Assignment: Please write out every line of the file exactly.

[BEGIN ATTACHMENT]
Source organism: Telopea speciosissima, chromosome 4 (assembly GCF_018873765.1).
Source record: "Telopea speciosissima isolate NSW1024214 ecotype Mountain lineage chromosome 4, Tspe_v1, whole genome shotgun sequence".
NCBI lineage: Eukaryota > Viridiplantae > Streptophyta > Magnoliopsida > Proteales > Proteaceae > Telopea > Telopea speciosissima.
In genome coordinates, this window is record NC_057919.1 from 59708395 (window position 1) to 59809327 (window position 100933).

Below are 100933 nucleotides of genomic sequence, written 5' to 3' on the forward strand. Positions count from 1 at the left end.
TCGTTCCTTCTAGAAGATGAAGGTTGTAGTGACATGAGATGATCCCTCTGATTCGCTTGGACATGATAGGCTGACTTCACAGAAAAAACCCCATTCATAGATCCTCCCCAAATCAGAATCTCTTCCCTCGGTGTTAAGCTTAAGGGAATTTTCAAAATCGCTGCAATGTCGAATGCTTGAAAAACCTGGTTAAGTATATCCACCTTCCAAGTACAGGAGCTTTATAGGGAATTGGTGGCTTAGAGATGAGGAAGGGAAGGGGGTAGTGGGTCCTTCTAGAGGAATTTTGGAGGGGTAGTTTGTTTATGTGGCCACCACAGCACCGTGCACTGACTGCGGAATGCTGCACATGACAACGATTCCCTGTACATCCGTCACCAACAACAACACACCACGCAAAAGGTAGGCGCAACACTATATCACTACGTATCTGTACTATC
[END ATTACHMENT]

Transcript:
Source organism: Telopea speciosissima, chromosome 4 (assembly GCF_018873765.1).
Source record: "Telopea speciosissima isolate NSW1024214 ecotype Mountain lineage chromosome 4, Tspe_v1, whole genome shotgun sequence".
NCBI lineage: Eukaryota > Viridiplantae > Streptophyta > Magnoliopsida > Proteales > Proteaceae > Telopea > Telopea speciosissima.
In genome coordinates, this window is record NC_057919.1 from 59708395 (window position 1) to 59809327 (window position 100933).

Below are 100933 nucleotides of genomic sequence, written 5' to 3' on the forward strand. Positions count from 1 at the left end.
TCGTTCCTTCTAGAAGATGAAGGTTGTAGTGACATGAGATGATCCCTCTGATTCGCTTGGACATGATAGGCTGACTTCACAGAAAAAACCCCATTCATAGATCCTCCCCAAATCAGAATCTCTTCCCTCGGTGTTAAGCTTAAGGGAATTTTCAAAATCGCTGCAATGTCGAATGCTTGAAAAACCTGGTTAAGTATATCCACCTTCCAAGTACAGGAGCTTTATAGGGAATTGGTGGCTTAGAGATGAGGAAGGGAAGGGGGTAGTGGGTCCTTCTAGAGGAATTTTGGAGGGGTAGTTTGTTTATGTGGCCACCACAGCACCGTGCACTGACTGCGGAATGCTGCACATGACAACGATTCCCTGTACATCCGTCACCAACAACAACACACCACGCAAAAGGTAGGCGCAACACTATATCACTACGTATCTGTACTATC